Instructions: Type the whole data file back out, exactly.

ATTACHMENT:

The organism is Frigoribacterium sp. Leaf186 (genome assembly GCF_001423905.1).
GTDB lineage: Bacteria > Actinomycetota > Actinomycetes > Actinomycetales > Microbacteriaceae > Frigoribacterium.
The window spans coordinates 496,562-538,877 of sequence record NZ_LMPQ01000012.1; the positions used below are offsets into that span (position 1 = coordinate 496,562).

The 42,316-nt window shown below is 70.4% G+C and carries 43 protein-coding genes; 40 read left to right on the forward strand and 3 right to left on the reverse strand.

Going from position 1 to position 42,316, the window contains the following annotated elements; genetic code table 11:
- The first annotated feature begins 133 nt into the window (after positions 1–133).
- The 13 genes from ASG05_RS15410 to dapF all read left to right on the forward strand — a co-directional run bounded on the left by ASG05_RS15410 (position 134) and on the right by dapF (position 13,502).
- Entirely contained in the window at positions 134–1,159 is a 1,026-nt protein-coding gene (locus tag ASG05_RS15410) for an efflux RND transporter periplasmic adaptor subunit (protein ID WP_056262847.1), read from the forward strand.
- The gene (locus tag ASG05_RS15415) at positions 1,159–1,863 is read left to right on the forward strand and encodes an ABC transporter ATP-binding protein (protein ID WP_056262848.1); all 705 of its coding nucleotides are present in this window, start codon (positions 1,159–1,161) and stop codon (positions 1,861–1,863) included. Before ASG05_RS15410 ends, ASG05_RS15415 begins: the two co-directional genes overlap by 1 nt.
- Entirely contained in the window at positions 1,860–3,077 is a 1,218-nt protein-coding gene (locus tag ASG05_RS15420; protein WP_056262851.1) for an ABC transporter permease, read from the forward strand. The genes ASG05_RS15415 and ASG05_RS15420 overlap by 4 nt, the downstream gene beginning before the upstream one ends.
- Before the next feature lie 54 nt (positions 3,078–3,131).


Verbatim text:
The organism is Frigoribacterium sp. Leaf186 (genome assembly GCF_001423905.1).
GTDB lineage: Bacteria > Actinomycetota > Actinomycetes > Actinomycetales > Microbacteriaceae > Frigoribacterium.
The window spans coordinates 496,562-538,877 of sequence record NZ_LMPQ01000012.1; the positions used below are offsets into that span (position 1 = coordinate 496,562).

The 42,316-nt window shown below is 70.4% G+C and carries 43 protein-coding genes; 40 read left to right on the forward strand and 3 right to left on the reverse strand.

Going from position 1 to position 42,316, the window contains the following annotated elements; genetic code table 11:
- The first annotated feature begins 133 nt into the window (after positions 1–133).
- The 13 genes from ASG05_RS15410 to dapF all read left to right on the forward strand — a co-directional run bounded on the left by ASG05_RS15410 (position 134) and on the right by dapF (position 13,502).
- Entirely contained in the window at positions 134–1,159 is a 1,026-nt protein-coding gene (locus tag ASG05_RS15410) for an efflux RND transporter periplasmic adaptor subunit (protein ID WP_056262847.1), read from the forward strand.
- The gene (locus tag ASG05_RS15415) at positions 1,159–1,863 is read left to right on the forward strand and encodes an ABC transporter ATP-binding protein (protein ID WP_056262848.1); all 705 of its coding nucleotides are present in this window, start codon (positions 1,159–1,161) and stop codon (positions 1,861–1,863) included. Before ASG05_RS15410 ends, ASG05_RS15415 begins: the two co-directional genes overlap by 1 nt.
- Entirely contained in the window at positions 1,860–3,077 is a 1,218-nt protein-coding gene (locus tag ASG05_RS15420; protein WP_056262851.1) for an ABC transporter permease, read from the forward strand. The genes ASG05_RS15415 and ASG05_RS15420 overlap by 4 nt, the downstream gene beginning before the upstream one ends.
- Before the next feature lie 54 nt (positions 3,078–3,131).